VS: Yes, it does. First of all, it would be the first time in the United States’ history when a journalist is on a sanctions list. Because usually journalists are considered to be part of this great American attitude toward freedom of speech. Second of all, what bothers me is there is no procedure where you can present your point of view. Navalny is a Nazi, he’s well known for his nationalist views, his anti-Semitic views. Whether people in the United States accept it or not, there are lots of facts to prove it.

And I am Jewish, and he has had a beef with me for quite some time. Mainly because I do not accept him as a democratic leader at all. I view him as an anti-Semite, a Nazi, and I remember where he came from. And let me remind you that he was kicked out from what is considered the oldest democratic party because of his nationalistic views. So when someone comes to the Congress with his list based on whatever Navalny thinks of them, that is not the America I used to know. It’s not America that is fighting for what America believes. So it’s all a bit strange. So yes, it does bother me a lot, even though I don’t have any real estate in the United States, but I used to work in the States and lived for a while, and I love the States. My daughter was born in the United States when I worked at the University of Alabama in Huntsville.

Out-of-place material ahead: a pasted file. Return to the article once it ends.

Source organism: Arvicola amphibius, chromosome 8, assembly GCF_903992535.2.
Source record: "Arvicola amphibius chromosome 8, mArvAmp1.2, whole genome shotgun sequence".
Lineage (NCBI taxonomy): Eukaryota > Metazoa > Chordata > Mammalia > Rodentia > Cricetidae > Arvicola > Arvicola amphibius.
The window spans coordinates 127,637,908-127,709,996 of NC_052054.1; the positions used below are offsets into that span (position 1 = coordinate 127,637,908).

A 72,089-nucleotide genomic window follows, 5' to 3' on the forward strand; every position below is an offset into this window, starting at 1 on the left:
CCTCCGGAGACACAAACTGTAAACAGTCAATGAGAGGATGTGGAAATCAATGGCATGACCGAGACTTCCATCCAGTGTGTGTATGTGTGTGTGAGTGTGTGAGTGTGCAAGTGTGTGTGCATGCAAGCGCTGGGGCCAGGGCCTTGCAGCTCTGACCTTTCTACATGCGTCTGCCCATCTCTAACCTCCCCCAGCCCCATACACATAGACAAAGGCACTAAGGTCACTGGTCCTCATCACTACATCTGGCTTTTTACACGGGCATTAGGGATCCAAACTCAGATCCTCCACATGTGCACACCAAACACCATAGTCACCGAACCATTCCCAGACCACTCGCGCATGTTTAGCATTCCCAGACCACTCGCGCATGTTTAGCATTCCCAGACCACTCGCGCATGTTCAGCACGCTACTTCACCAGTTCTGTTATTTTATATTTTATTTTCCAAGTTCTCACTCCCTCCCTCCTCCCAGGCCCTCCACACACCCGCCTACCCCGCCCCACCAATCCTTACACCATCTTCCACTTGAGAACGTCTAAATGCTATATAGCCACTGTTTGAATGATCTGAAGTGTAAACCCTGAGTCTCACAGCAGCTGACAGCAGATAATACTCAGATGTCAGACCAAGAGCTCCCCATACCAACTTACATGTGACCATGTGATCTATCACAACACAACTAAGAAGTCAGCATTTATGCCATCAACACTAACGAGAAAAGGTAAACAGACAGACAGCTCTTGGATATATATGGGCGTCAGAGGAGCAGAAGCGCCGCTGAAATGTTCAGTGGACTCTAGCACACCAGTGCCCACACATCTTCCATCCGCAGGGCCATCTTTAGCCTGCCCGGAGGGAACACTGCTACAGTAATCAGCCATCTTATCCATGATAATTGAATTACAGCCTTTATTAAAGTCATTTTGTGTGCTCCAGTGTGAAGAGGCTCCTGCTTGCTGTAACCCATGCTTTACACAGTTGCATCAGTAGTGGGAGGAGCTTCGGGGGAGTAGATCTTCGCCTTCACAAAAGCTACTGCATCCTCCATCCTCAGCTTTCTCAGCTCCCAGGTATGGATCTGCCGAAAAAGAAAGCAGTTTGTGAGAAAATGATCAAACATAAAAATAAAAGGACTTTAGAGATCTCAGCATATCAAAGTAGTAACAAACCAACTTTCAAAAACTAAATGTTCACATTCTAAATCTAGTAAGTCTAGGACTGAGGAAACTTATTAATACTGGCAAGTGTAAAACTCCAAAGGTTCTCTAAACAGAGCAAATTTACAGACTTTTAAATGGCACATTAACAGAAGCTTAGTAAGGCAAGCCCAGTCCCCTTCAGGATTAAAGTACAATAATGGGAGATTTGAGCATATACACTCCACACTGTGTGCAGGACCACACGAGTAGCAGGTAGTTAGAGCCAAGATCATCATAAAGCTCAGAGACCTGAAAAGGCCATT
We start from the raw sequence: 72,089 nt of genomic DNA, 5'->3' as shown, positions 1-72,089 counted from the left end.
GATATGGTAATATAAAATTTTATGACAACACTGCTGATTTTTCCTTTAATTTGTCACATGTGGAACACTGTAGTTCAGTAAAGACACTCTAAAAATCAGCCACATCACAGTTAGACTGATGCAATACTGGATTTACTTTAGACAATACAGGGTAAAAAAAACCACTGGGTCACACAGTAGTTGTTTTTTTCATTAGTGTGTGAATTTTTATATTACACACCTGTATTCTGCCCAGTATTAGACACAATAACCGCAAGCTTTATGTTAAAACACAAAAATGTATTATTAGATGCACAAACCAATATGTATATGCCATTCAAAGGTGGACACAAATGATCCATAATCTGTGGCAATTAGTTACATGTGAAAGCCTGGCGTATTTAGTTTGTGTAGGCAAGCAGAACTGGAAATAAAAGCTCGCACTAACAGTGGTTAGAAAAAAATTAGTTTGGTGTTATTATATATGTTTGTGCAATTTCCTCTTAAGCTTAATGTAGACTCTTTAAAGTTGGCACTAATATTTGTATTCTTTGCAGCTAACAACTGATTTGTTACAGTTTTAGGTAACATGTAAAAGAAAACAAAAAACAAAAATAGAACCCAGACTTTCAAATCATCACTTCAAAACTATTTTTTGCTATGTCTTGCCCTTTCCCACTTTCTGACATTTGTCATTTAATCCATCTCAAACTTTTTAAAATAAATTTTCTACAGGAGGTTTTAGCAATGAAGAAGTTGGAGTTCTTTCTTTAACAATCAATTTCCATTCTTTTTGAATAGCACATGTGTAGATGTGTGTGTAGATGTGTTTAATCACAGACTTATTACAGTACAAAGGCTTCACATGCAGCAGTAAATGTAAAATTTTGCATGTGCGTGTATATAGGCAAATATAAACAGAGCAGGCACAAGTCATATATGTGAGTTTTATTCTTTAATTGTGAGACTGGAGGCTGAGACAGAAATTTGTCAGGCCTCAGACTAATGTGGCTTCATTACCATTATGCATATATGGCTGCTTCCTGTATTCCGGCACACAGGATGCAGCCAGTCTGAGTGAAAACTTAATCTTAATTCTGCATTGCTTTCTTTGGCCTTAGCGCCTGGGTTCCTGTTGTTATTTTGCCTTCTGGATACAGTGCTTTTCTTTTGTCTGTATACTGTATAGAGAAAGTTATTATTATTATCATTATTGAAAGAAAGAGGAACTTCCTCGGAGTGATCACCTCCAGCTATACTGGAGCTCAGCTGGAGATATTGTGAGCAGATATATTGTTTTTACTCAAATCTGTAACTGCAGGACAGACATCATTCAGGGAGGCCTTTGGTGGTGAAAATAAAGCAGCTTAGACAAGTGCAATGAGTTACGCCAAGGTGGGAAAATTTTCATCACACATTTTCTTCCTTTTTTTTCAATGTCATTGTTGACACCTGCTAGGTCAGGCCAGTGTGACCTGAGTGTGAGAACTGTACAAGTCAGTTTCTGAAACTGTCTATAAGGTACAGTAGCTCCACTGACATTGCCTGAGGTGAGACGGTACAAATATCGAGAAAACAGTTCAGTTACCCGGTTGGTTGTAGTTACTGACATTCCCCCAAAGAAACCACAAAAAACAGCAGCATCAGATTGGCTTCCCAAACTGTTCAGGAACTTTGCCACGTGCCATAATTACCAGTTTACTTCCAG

JH: Given all your extensive experience in the United States, today you’re seen, at minimum, a determined adversary of the United States by your critics and detractors. What accounts for the shift in your views of the United States over the decades.

VS: First of all, I’m not working for the American audience. I don’t have an international show that I hold. I’m a journalist, and on my shows, you have all possible points of view presented. We have severe critics of Russia in my show, from the United States. I had on my show a former Ambassador John Herbst who was in Ukraine, had American citizens many times—and others that quite heavily criticize mother Russia. We have nothing against the American people. Actually, we always remember our mutual history of victory in the Second World War, we have open eyes. But when they say we have anti-American views, that’s not true at all. It just is not there. Of course, I will certainly criticize political moves that are against my country. But it doesn’t mean that I do not respect American history. But it doesn’t mean that I have to be blind to all the minuses of American history as well as all the plusses of American history. It’s an objective view if anyone can be objective. So it’s not a shift. What happened in America is another question. It’s a shift in what America became, if you look at the 1990s compared to the 2010s. Is it the same country?

JH: Today according to opinion polls, Russian youths, or those under thirty, are quite dissatisfied by the current state of affairs in Russia. So what accounts for that?